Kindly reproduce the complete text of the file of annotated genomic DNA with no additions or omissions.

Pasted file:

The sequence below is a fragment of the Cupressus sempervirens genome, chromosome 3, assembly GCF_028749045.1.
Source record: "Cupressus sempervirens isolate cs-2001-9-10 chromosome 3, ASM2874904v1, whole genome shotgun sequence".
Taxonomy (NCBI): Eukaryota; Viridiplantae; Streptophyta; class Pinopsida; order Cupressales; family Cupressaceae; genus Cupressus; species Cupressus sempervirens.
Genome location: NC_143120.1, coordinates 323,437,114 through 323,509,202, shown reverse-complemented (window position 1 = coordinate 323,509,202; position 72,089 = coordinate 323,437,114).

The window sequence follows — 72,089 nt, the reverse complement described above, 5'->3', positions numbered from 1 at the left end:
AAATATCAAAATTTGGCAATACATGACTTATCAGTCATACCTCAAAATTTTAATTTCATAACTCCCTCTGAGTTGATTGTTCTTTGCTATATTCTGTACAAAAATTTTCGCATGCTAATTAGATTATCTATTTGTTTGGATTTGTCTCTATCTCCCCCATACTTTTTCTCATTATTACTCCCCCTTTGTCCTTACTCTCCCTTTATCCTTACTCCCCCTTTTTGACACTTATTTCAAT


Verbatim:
The sequence below is a fragment of the Cupressus sempervirens genome, chromosome 3, assembly GCF_028749045.1.
Source record: "Cupressus sempervirens isolate cs-2001-9-10 chromosome 3, ASM2874904v1, whole genome shotgun sequence".
Taxonomy (NCBI): Eukaryota; Viridiplantae; Streptophyta; class Pinopsida; order Cupressales; family Cupressaceae; genus Cupressus; species Cupressus sempervirens.
Genome location: NC_143120.1, coordinates 323,437,114 through 323,509,202, shown reverse-complemented (window position 1 = coordinate 323,509,202; position 72,089 = coordinate 323,437,114).

The window sequence follows — 72,089 nt, the reverse complement described above, 5'->3', positions numbered from 1 at the left end:
AAATATCAAAATTTGGCAATACATGACTTATCAGTCATACCTCAAAATTTTAATTTCATAACTCCCTCTGAGTTGATTGTTCTTTGCTATATTCTGTACAAAAATTTTCGCATGCTAATTAGATTATCTATTTGTTTGGATTTGTCTCTATCTCCCCCATACTTTTTCTCATTATTACTCCCCCTTTGTCCTTACTCTCCCTTTATCCTTACTCCCCCTTTTTGACACTTATTTCAAT